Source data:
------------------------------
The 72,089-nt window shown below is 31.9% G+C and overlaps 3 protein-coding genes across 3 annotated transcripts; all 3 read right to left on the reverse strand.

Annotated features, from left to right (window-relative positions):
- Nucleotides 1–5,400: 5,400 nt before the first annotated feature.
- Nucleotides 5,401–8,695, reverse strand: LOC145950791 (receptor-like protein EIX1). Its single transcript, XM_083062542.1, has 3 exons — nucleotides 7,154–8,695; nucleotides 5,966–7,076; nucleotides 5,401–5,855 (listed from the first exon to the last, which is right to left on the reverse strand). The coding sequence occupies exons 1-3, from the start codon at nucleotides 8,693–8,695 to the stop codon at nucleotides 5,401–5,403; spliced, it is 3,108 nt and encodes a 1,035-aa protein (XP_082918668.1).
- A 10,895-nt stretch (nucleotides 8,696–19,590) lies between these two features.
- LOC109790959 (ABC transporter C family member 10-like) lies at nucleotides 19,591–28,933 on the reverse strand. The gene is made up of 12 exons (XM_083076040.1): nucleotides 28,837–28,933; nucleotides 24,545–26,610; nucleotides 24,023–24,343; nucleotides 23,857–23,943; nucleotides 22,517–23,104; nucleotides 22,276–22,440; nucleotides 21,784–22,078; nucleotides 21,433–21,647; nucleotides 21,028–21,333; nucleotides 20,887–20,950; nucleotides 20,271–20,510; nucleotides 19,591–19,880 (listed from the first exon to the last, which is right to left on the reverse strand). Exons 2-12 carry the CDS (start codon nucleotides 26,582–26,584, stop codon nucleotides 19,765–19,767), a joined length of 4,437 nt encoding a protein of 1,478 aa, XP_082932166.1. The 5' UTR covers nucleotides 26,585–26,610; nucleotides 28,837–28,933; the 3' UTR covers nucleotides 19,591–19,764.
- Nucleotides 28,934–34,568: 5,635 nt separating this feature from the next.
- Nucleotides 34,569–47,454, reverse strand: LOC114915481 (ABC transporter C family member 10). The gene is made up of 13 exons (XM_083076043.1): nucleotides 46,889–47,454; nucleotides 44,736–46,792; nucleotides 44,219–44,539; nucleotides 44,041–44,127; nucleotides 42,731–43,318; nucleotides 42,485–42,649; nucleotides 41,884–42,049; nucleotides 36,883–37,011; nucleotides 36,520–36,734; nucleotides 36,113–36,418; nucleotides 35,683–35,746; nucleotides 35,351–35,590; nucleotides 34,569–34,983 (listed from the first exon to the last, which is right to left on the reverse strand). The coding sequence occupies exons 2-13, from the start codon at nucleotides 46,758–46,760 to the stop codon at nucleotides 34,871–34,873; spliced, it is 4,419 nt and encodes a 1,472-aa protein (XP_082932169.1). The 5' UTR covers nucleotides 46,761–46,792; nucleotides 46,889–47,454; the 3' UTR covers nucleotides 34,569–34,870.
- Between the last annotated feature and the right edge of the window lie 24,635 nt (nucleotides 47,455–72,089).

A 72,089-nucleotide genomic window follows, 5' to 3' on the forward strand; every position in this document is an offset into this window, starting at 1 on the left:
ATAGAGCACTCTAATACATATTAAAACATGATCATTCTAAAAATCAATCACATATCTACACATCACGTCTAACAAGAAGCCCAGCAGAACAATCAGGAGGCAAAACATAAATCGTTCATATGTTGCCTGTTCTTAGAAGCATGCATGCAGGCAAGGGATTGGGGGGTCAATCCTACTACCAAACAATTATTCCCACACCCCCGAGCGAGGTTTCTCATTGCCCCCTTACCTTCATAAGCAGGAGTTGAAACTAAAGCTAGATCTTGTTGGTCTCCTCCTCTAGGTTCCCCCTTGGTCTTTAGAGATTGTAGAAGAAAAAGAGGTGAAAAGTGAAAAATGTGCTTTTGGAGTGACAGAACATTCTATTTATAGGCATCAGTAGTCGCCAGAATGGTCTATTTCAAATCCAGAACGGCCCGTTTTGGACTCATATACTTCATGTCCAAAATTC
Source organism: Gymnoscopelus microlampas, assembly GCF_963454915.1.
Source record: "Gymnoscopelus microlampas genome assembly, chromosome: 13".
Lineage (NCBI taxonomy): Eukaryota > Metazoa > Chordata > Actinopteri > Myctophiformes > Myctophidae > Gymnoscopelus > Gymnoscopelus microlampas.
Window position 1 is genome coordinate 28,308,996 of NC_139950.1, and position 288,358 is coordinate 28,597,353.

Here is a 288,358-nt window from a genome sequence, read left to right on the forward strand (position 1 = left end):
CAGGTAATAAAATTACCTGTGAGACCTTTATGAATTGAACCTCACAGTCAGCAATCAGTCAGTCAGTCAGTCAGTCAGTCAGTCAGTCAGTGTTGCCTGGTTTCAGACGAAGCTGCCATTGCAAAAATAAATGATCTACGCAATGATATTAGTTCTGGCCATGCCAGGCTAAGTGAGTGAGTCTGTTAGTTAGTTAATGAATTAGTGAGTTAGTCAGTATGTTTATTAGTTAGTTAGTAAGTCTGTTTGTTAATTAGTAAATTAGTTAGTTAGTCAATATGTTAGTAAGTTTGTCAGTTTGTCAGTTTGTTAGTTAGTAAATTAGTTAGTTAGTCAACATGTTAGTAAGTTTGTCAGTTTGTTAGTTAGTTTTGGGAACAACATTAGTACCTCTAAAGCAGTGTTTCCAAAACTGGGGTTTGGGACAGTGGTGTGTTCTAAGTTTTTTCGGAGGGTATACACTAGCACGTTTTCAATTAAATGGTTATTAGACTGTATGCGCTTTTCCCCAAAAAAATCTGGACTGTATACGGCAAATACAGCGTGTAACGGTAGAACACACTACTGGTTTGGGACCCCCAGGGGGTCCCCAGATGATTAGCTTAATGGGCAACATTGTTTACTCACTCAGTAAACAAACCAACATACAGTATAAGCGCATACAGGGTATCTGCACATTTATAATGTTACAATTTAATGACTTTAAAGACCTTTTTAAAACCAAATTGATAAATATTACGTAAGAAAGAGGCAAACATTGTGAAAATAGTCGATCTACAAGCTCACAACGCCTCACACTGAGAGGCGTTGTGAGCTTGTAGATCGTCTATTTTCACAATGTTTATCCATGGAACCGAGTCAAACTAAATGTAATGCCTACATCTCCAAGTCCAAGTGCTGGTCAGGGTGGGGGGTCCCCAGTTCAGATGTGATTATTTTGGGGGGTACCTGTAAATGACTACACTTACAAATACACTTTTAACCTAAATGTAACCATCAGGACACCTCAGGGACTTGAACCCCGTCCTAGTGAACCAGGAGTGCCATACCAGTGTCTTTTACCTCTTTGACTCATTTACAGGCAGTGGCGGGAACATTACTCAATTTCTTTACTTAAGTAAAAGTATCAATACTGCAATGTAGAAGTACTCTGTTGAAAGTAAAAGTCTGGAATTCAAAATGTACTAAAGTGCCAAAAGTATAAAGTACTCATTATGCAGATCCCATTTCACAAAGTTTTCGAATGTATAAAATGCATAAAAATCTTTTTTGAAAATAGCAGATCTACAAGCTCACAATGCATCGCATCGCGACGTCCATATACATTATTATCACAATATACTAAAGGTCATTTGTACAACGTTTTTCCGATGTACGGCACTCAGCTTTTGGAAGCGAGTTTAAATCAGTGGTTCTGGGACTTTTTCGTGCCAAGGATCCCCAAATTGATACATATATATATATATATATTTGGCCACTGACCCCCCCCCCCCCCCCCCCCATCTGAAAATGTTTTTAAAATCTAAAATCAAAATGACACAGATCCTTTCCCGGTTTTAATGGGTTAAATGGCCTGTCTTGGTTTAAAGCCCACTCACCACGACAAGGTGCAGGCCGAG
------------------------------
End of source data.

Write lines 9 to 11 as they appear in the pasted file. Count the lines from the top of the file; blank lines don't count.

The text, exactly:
- Between the last annotated feature and the right edge of the window lie 24,635 nt (nucleotides 47,455–72,089).

A 72,089-nucleotide genomic window follows, 5' to 3' on the forward strand; every position in this document is an offset into this window, starting at 1 on the left:
ATAGAGCACTCTAATACATATTAAAACATGATCATTCTAAAAATCAATCACATATCTACACATCACGTCTAACAAGAAGCCCAGCAGAACAATCAGGAGGCAAAACATAAATCGTTCATATGTTGCCTGTTCTTAGAAGCATGCATGCAGGCAAGGGATTGGGGGGTCAATCCTACTACCAAACAATTATTCCCACACCCCCGAGCGAGGTTTCTCATTGCCCCCTTACCTTCATAAGCAGGAGTTGAAACTAAAGCTAGATCTTGTTGGTCTCCTCCTCTAGGTTCCCCCTTGGTCTTTAGAGATTGTAGAAGAAAAAGAGGTGAAAAGTGAAAAATGTGCTTTTGGAGTGACAGAACATTCTATTTATAGGCATCAGTAGTCGCCAGAATGGTCTATTTCAAATCCAGAACGGCCCGTTTTGGACTCATATACTTCATGTCCAAAATTC